Wow! That's exactly what I was wondering about, but as always, when you wonder about something, someone already did it long before.

Makes you wonder how far dlp can go with usage of irises.
post #54 of 200
Quote:
Originally Posted by HoustonHoyaFan View Post

IIRC darinP (AVS CR guru) modified an Optoma H79 and got 8 or 9,000:1 on/off with << 200 lumens. He had it paired with a very high gain, >10 screen. Do a search in the archives for more info!

High gain screens would not be my direction. I would prefer to stay with a matte white smooth screen, now that we are in the 1920x1080 realm. Gain coatings compete with image resolution.

A 10+ gain screen is like trying to put a turbo and nitrous on a '85 Yugo....
post #55 of 200
Quote:
Originally Posted by GlenC View Post

High gain screens would not be my direction. I would prefer to stay with a matte white smooth screen, now that we are in the 1920x1080 realm. Gain coatings compete with image resolution.

A 10+ gain screen is like trying to put a turbo and nitrous on a '85 Yugo....

Like I said, it would be an option for some, and not for others. Needing a screen gain of 10+ is extreme, though. Maybe more around 3, with the high power. So you could get lumens down to 100, and get awesome contrast.

Shouldn't be too hard for manufactures to offer more iris settings, would it? I think the Benq 1000 has tons of them. Having only 3 iris settings seems too restrictive.
post #56 of 200
Quote:
Originally Posted by johnsmith808 View Post

Like I said, it would be an option for some, and not for others. Needing a screen gain of 10+ is extreme, though. Maybe more around 3, with the high power. So you could get lumens down to 100, and get awesome contrast.

Shouldn't be too hard for manufactures to offer more iris settings, would it? I think the Benq 1000 has tons of them. Having only 3 iris settings seems too restrictive.

The goal is to get the native CR of the projector above 30K:1, without any iris. Bright white next to deep black, like a star field.... real dynamic range in one scene.
post #57 of 200
Dynamic range is dynamic range whether the pj produces 200 lumens (a dlp with a variable manual iris) or 500 lumens (a dlp with the same contrast ratio, but acheives it without an iris).

Sounds like you are concerned with brightness, due to not liking screens with gain. So you will need 30k:1 contrast ratio and a certain brightness level. I would be happy with 30k:1 with lower lumens.
post #58 of 200
Quote:
Originally Posted by CaspianM View Post

Hi gain screen would put you back to square one. Why to buy a hi contrast pj with deep black level then boost that with a hi gain screen?

The main reason is in cases where that high contrast ratio isn't usable without a high gain screen (because ft-lamberts for white would be too low), so you would have to settle for lower CR (or maybe a different technology) if you aren't willing to use a high gain screen. Or so you can have a big screen at that same CR and still enough ft-lamberts for white. In the case mentioned, a person might have to settle for 1300:1 on/off CR if they were only willing to use a 1.0 gain screen, but could get 4300:1 if they were willing to go with a high gain screen that gave them say 2.5 gain at the main viewing position. They could also use that for movies and then open the iris up for some other things where they wanted higher ft-lamberts. For instance, if they preferred 12 ft-lamberts for movies, but 30+ for certain video games where they were willing to live with lower on/off CR. Or just wanted to open the irises up for things like the SuperBowl with lights on. If they were already at max lumens there wouldn't be an option to open up the irises for much brighter images for those other things compared to how they watch movies in the dark.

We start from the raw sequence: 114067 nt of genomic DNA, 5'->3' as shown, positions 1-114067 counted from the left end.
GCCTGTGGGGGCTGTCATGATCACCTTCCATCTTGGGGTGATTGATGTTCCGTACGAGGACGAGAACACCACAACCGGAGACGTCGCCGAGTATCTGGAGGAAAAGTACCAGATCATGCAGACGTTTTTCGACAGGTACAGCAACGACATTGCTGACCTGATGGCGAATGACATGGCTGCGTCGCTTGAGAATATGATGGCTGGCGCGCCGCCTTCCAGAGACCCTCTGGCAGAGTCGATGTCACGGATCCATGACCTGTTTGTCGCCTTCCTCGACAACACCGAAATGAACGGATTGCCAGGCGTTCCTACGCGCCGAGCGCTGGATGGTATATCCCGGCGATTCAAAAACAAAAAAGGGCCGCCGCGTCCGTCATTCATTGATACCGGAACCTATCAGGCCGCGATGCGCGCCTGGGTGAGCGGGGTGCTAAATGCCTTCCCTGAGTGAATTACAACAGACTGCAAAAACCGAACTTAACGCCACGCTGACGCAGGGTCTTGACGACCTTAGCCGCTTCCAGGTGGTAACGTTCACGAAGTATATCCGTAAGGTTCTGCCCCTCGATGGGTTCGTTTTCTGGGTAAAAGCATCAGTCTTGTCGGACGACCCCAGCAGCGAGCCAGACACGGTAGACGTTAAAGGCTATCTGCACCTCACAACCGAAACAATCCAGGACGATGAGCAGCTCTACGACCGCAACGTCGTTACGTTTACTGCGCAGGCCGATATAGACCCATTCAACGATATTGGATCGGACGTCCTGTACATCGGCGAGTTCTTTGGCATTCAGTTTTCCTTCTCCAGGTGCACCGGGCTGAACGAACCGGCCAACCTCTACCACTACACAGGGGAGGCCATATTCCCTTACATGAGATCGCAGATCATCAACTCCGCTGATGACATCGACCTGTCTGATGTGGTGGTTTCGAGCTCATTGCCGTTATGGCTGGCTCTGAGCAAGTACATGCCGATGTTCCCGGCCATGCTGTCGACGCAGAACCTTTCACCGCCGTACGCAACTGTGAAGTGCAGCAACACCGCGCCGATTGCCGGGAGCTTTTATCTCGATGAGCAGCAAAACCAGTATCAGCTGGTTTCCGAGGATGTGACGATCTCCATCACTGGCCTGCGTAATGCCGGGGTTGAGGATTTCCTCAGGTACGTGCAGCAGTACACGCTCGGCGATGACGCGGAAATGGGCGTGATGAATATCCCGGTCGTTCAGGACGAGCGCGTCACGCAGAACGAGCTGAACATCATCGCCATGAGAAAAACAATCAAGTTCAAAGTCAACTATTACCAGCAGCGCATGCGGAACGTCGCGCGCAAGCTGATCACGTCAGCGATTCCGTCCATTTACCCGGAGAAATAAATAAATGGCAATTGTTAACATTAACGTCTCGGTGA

Quote:
Originally Posted by GlenC View Post

High gain screens would not be my direction. I would prefer to stay with a matte white smooth screen, now that we are in the 1920x1080 realm. Gain coatings compete with image resolution.

The High Power has very high image resolution.

As far as that 10+ gain screen, I tried it (the Mocom), but it has one of those silver surfaces and I don't like the speckling I see from any screens like that (the SilverStar for instance). I also dislike the SuperNova for the same kind of thing.

The H79 worked pretty well with the High Power and I preferred that. I went about as far down on the irises as I could go, but also had 4 irises total. Starting from the bulb, one red and one clear at one location prior to the DMD and then another red and clear at a location in the lens (after the DMD). I also optimized them for the particular zoom and offset I was using. They would need to be a little more general with if the zoom and offset weren't known.

My preference at this point (and even then) was for somebody to do a dynamic iris system that is as good as what Sony has on their projectors, but with a DLP. That is one way to get high lumens and high on/off CR. But 2 dynamic irises working in unison might work best with a DLP and not sure any company will go to that expense anytime soon. They do it for their irises that can be adjusted (by not dynamic) with one prior to the DMD and one after, but I'm guessing the upcoming BenQ with a dynamic iris will just have one of them moving. And I hope it works as well as Sony's implementation, but not banking on it yet.

--Darin
post #59 of 200
It would seem to me that a dynamic iris with a dlp would potentially be even better than with lcd or lcos, because even when it is shut way down, you won't suffer from brightness compression because the contrast ratio jumps so high! Imagine something like what you did with the H79, but dynamic! 9000:1 on/off, 600:1 ansi, no brightness compression. Not sure if anyone would be interested in that pj.
post #60 of 200
I don't understand.. How a hi gain such as HP can increase the on/off cr?
Hi gain is only a multiplier on both ends.